Since Henry Rollins (2.13.61) wrote about his incomprehension of Robin Williams' suicide, got heavily bashed and (had to) write an apology now I thought about the question if there’s a right to kill yourself.
This morning Andy linked an article by Brendan O’Neill which brought me to a conclusion.
The saddest thing to me about this tragedy actually isn’t the suicide itself but the loss to depression. Because - in my humble opinion - it’s an illness which comes from the mind and wears it out at the same time. A vicious circle that drags you down step by step. It’s takes you out of reality, it shifts the focus from what I call the ‘balance of life’ towards a more and more darker impression of your environment. Even if a depressed person goes to therapy, (mental) hospitals or gets medical treatment the person has to face a battle against its own self-projected uselessness and the feeling of being a negative burden to its social entourage.
But it’s a battle a person can win. And has to.
Nonetheless it’s important to remind that the longer the depression is either undetected or hidden by addictions (like alcoholism) the more it also affects the reason and sanity.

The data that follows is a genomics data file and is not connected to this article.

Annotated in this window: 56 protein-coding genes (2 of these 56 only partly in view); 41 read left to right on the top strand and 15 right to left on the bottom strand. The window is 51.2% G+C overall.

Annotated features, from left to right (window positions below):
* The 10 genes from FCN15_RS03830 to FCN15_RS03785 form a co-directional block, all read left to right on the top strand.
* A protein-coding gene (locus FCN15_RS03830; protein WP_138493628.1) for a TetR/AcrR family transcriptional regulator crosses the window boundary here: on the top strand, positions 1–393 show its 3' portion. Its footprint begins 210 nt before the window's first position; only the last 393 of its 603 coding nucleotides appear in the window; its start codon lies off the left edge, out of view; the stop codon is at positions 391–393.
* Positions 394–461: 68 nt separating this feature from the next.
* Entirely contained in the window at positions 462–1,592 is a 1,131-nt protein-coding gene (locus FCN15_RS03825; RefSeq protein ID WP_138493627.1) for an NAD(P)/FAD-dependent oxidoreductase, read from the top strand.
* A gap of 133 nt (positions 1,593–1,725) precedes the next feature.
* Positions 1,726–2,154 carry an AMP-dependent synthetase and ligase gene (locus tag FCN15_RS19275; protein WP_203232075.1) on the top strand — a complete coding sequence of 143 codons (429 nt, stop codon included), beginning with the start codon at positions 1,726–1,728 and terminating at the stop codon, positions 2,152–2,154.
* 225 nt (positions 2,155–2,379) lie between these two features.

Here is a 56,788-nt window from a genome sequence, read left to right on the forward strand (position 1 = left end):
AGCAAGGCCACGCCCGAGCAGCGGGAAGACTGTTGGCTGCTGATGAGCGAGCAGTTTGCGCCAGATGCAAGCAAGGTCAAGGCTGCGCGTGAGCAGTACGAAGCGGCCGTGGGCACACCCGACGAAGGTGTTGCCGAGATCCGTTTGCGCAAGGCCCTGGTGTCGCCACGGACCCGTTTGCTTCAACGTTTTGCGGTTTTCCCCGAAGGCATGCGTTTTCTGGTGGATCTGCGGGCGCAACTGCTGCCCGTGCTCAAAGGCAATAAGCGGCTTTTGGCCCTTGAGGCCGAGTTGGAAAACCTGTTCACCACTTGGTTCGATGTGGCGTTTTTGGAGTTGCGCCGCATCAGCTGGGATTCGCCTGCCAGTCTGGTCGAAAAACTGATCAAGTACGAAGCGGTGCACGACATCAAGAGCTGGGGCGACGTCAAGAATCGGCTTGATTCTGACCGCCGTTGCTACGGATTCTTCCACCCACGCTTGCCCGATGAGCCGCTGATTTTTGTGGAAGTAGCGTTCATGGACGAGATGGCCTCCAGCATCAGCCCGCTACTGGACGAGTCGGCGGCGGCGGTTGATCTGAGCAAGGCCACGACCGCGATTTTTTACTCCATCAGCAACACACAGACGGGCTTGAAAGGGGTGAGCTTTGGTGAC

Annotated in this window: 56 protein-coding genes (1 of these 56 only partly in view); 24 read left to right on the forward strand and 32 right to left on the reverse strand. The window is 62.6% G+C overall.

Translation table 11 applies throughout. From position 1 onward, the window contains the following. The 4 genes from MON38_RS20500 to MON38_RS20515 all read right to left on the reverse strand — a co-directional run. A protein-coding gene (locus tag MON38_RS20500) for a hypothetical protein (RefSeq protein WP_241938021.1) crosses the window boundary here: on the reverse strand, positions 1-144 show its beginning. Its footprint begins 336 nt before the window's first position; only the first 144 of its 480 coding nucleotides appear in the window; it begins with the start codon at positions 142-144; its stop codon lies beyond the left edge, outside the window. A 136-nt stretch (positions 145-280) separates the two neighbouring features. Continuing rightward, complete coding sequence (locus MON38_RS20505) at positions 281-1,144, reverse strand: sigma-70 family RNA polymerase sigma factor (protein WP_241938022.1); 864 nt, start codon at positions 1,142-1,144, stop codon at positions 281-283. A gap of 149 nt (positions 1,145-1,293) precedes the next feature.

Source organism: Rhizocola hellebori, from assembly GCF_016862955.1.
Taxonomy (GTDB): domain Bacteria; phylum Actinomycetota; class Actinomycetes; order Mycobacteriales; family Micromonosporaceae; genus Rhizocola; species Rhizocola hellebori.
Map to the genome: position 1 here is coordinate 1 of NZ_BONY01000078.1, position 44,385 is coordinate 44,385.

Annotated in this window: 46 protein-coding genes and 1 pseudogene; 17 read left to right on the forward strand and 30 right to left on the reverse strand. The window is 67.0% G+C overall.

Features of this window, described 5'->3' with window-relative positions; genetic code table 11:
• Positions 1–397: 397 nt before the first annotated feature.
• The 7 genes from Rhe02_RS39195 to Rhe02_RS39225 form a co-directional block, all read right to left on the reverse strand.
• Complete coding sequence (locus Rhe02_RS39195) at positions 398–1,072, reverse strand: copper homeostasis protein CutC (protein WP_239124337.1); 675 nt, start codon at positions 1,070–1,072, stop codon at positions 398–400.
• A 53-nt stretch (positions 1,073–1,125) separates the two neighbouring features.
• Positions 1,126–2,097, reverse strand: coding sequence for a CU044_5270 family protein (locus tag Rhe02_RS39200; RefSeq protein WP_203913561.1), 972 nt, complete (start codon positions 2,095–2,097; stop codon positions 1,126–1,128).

And here’s a point where things turn upside down:
I think that Williams’ decision to commit suicide might be a logical one. It isn’t logical, yes, I know that. But that’s not the point. As I said it’s an illness which blurs your reason and may makes illogical points logical. If the alternatives diminish how to get out of this mess he might saw himself as long-time burden and a person dying in never-ending pain. Because he could afford himself enough treatment to survive. But it’s been his mind which brought him down, not his body.
Nonetheless I have to agree with O’Neill and Rollins in quoting one of my favourite songs from Tragedy: ‘Suicide’s not an option’.
You not only kill yourself but others as well.’s